Page 13 - Richard Kenton Webb: Vol.5
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RKW   Emmanuel Levinas is my reading companion at the moment and I think
                               he has something fundamentally important to say about other ness,
                               or alterity as he calls it.* As I read Levinas discussing language and
                               a phil os ophy of ethics, it is as though I am reading someone describe my
                               own experience of painting. He talks about language as communi cation
                               and sets out the two aspects of it, the ‘saying’ and the ‘said’. He sees the
                               ‘said’ as the construction of language, the systems and symbols that allow
                               us to communicate. I see that as paint, the physical stuff that my visual
                               language is formed from. The ‘saying’ is the vehicle that allows us to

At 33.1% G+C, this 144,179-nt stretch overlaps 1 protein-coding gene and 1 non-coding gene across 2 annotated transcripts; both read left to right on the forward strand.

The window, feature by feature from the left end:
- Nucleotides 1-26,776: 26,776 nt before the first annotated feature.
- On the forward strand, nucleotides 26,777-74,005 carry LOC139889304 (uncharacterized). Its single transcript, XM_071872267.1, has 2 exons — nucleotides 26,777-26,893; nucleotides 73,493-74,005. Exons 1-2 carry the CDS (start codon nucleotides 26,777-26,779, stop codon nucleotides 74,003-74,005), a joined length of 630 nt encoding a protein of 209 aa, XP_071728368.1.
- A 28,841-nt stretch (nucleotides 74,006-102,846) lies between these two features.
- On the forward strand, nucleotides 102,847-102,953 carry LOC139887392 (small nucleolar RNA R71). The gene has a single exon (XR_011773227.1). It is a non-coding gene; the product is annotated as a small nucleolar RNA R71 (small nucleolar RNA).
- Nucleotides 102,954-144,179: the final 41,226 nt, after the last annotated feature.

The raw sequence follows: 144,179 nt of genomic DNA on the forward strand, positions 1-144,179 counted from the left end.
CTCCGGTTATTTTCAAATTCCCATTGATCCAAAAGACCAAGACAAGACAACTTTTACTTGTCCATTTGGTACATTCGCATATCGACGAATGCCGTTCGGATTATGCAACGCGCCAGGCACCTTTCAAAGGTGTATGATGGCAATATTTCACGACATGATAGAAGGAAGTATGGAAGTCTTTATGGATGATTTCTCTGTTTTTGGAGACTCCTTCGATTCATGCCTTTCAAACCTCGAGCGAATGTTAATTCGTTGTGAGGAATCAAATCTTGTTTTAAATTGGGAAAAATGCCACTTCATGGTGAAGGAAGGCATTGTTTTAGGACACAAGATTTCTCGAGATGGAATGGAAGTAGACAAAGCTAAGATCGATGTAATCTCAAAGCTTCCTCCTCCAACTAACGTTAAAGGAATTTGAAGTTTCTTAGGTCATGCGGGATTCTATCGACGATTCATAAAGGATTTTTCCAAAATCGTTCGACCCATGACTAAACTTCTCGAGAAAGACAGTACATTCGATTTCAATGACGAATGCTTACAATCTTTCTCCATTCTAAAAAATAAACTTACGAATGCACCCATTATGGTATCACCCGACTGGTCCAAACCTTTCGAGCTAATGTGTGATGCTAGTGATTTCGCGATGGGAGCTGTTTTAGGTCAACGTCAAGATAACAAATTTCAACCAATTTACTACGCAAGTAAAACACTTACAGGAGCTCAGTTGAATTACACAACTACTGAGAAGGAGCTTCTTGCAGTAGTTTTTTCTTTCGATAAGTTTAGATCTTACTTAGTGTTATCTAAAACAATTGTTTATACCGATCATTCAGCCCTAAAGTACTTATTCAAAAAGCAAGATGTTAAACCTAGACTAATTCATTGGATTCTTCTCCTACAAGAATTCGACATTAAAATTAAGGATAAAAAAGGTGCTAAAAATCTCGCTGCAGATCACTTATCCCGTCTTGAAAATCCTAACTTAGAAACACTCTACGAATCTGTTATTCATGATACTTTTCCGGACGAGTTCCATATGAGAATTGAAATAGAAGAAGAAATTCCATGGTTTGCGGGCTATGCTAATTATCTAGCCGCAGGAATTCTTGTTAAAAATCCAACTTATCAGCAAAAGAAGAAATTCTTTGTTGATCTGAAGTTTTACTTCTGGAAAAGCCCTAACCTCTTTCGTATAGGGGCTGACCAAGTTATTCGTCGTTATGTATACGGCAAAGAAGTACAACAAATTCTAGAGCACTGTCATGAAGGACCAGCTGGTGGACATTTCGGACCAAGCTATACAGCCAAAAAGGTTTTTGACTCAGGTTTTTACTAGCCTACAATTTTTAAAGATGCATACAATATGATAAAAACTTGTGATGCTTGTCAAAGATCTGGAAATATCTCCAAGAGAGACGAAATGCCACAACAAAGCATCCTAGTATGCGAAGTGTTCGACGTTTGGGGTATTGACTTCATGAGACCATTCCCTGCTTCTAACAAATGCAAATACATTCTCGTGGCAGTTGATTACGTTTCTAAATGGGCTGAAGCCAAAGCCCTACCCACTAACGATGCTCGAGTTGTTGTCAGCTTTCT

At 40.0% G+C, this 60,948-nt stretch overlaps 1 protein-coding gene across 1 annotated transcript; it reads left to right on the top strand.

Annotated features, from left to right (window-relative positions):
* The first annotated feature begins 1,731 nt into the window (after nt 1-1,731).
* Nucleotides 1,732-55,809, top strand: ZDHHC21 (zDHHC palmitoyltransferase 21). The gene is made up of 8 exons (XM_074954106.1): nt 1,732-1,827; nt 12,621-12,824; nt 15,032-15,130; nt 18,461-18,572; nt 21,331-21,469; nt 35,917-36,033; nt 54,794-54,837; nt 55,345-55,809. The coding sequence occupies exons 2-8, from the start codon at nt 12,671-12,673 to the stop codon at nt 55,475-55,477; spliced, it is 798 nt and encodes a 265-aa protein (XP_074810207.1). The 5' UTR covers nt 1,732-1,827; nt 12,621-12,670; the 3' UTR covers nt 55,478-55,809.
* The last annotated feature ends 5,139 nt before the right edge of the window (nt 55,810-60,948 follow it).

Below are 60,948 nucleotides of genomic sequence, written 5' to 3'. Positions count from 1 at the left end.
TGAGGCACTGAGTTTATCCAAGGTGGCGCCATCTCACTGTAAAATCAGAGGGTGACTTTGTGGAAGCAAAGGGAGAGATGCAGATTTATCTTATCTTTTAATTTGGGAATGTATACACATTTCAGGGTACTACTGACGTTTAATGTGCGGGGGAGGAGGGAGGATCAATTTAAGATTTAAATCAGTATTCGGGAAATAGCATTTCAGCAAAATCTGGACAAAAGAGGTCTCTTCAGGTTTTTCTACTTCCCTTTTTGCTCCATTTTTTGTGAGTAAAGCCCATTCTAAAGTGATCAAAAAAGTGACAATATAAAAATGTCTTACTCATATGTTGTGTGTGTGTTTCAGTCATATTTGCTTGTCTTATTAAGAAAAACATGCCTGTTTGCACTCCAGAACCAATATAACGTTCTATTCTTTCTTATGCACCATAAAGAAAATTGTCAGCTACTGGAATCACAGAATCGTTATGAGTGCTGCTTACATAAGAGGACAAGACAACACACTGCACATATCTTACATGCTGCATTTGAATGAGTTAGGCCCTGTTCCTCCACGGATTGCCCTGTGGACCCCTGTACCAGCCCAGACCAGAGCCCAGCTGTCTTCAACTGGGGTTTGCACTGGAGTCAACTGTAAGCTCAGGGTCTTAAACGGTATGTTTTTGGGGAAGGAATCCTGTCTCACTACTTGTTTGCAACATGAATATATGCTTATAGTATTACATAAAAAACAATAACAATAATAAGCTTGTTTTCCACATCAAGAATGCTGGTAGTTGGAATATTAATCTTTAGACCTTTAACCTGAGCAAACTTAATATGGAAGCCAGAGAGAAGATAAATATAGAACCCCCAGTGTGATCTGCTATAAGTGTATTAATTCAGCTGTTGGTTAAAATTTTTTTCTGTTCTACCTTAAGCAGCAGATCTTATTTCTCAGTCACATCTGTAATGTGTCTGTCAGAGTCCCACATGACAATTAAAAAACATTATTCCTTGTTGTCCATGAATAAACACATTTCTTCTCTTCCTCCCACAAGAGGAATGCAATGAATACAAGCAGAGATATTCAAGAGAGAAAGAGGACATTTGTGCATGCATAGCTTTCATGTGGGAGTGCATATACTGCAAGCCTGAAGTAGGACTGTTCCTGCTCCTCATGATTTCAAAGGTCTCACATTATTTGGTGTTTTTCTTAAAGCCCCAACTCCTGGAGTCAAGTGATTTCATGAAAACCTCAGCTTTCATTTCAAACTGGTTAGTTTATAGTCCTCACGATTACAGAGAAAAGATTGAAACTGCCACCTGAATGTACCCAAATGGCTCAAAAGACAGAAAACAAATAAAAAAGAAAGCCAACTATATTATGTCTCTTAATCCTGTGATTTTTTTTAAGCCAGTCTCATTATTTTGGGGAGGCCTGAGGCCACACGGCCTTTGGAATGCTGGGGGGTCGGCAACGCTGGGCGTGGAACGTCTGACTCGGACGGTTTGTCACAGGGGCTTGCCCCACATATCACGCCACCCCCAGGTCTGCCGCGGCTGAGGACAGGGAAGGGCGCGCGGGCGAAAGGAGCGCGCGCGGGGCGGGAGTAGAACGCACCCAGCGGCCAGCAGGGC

respond to and call out to one another; to command, point and prom ise.
                               He describes it as the ethical matrix in which language takes place.
                               Language and painting are like sharing a piece of bread, a recog nition
                               that there is something other than us, outside of ourselves. And this
                               is where the ethics comes from, because we have a responsi bility to it,
                               a need to reach out in response to it, because it has first reached out
                               to it. As Levinas says, we’re passive before we’re active.

                         RD  And that is what you have been doing as long as we have been talk ing.
                             Reaching out to the other, in response to it reaching out to you. Search -
                             ing for a truth that you feel is out there. And that idea of feeling is so
                             impor tant. Because what your work highlights for me, and what it seems

                             *Levinas, Emmanuel, Time and the Other (1987), pp.82–94
                               Morgan, Michael L., The Cambridge Introduction to Emmanuel Levinas (2011), pp.132–135
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